Johns Hopkins Global MBA Students Turn Heads after Winning 1st Place at a Biopharm Competition

Carey Biopharm Team
Carey Biopharm Team

A team of Global MBA candidates from the Johns Hopkins Carey Business School—Austin Bonnar, Michael Brown, Ryan Ross and Brent Schneider— who won first place in the prestigious 4th Annual Biopharmaceutical Case Competition hosted by Rutgers Business School.

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A team of Global MBA candidates from the Johns Hopkins Carey Business School won first place in the prestigious 4th Annual Biopharmaceutical Case Competition hosted by Rutgers Business School. The team, comprised of Austin Bonnar, Michael Brown, Ryan Ross and Brent Schneider, was elated to translate their efforts into well-respected recognition and a $6,000 cash prize. In addition to first place, Brent Schneider also won the Best Presenter Award and an individual $500 cash prize.

Back in September, Schneider heard about the event through an RBS student who he met during internship recruiting. He decided to apply and selected a team with collective expertise in the areas of strategy, marketing, finance, healthcare, science, and market access. With over 25 teams applying to the event, the Johns Hopkins Carey Business School team was selected as one of nine teams to compete. Other participating teams included MIT, Duke, Yale, UPenn, Rutgers, Georgetown, Boston University, and Michigan State.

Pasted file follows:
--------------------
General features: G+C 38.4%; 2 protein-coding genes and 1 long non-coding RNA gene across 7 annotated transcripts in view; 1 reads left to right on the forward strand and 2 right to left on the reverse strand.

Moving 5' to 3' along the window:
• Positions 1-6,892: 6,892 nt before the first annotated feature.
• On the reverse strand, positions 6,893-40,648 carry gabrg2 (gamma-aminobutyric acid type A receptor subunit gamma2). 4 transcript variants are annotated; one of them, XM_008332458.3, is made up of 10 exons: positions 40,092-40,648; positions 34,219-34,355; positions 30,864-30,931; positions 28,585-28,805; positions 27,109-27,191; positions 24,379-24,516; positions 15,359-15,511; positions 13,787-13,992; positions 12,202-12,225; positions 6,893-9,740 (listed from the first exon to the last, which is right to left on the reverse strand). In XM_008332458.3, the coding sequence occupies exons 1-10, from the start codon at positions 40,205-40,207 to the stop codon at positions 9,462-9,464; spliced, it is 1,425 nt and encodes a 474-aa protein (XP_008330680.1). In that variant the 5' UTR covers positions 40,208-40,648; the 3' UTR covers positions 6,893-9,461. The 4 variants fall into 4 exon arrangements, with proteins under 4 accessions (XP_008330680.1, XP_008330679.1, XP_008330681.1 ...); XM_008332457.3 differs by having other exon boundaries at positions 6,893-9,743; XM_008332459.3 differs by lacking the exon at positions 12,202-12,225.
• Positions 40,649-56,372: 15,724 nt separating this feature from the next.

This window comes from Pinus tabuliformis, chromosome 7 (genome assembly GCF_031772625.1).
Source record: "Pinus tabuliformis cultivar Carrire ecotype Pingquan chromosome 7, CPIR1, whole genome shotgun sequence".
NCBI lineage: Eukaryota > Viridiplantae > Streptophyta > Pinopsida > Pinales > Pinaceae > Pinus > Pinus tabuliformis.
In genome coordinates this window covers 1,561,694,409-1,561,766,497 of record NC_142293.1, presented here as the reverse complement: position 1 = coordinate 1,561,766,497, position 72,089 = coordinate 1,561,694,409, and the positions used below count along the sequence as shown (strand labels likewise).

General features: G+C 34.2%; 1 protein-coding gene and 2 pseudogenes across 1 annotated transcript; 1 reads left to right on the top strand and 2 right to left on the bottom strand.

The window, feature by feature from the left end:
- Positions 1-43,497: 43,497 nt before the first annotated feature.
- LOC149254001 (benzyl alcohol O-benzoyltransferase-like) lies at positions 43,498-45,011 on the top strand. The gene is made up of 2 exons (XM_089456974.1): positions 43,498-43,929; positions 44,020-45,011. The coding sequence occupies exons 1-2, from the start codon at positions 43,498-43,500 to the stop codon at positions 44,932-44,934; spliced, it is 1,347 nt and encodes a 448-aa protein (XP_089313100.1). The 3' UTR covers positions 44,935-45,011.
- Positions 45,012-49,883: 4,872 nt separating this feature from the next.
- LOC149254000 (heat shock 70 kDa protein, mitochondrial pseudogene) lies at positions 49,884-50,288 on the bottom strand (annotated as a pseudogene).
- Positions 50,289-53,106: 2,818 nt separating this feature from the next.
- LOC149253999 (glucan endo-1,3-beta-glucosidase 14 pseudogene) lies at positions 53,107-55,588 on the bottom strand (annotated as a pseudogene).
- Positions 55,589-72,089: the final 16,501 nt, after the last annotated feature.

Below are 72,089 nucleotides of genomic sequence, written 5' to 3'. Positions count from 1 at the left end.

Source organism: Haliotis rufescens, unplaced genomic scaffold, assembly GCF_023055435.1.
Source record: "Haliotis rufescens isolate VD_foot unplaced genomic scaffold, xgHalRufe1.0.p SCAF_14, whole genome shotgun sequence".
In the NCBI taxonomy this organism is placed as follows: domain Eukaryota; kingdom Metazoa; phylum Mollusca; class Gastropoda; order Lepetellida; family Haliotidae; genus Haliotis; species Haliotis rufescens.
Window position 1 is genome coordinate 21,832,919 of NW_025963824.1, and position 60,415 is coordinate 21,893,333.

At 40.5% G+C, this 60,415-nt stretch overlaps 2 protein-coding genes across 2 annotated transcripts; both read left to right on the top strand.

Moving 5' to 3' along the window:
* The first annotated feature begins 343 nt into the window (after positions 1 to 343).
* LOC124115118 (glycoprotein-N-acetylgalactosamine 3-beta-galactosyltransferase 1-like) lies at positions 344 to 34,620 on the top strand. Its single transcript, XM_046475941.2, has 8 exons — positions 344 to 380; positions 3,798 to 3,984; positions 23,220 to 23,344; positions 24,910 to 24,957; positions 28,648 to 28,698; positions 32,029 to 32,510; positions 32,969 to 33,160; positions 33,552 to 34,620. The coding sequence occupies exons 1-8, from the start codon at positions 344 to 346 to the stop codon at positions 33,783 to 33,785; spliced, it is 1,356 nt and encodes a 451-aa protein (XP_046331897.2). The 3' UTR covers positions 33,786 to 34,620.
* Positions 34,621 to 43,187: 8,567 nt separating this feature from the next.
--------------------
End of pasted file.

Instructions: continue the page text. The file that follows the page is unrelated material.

Teams were challenged to develop a biosimilar defense strategy for Humira, AbbVie’s flagship product, which accounted for 63% of their 2014 revenue. With the biologic specialty drug coming off patent in about two years, teams had to identify ways to deliver value for Humira in the US. “The task was not trivial. The biologics market is complicated, and the biosimilar market is in its infancy,” said Bonnar. The team further elaborated that “not only did our solution have to be feasible, but it had to be evidence-based so that we could defend it in front of the esteemed panel of industry judges.”

In developing our strategy, “we quickly learned that there was no one silver bullet, so as a team we quickly decided that the best approach was to create a strategy with multiple dimensions,” said Brown. According to Brown, their biosimilar defense strategy consisted of two distinct phases that aligned with Humira’s key value drivers. “Our approach was robust. After looking at relevant analogs, we recognized that the entry of biosimilars to the market would be more similar to brand-brand competition rather than brand-generic competition,” said Ryan Ross.

The team knew they would face strong competition and therefore had to execute the delivery and something else. “Our presentation was good, but our teamwork and ability to knowledgeably answer challenging questions were our differentiating factors,” said Schneider. He further went on to state that winning the event was validating, but the most satisfying part of the day was to hear executives say they need to start recruiting at Carey Business School.

The all-day event took place at Rutgers Business School on November 20 and included case presentations, sponsoring company panel, award ceremony, and network cocktail reception. Event sponsors included a variety of pharmaceutical and consulting companies such as Novo Nordisk, Bayer, Novartis, Sanofi, Campbell Alliance, Herspiegel Consulting, and Buchanan Ingersoll & Rooney.

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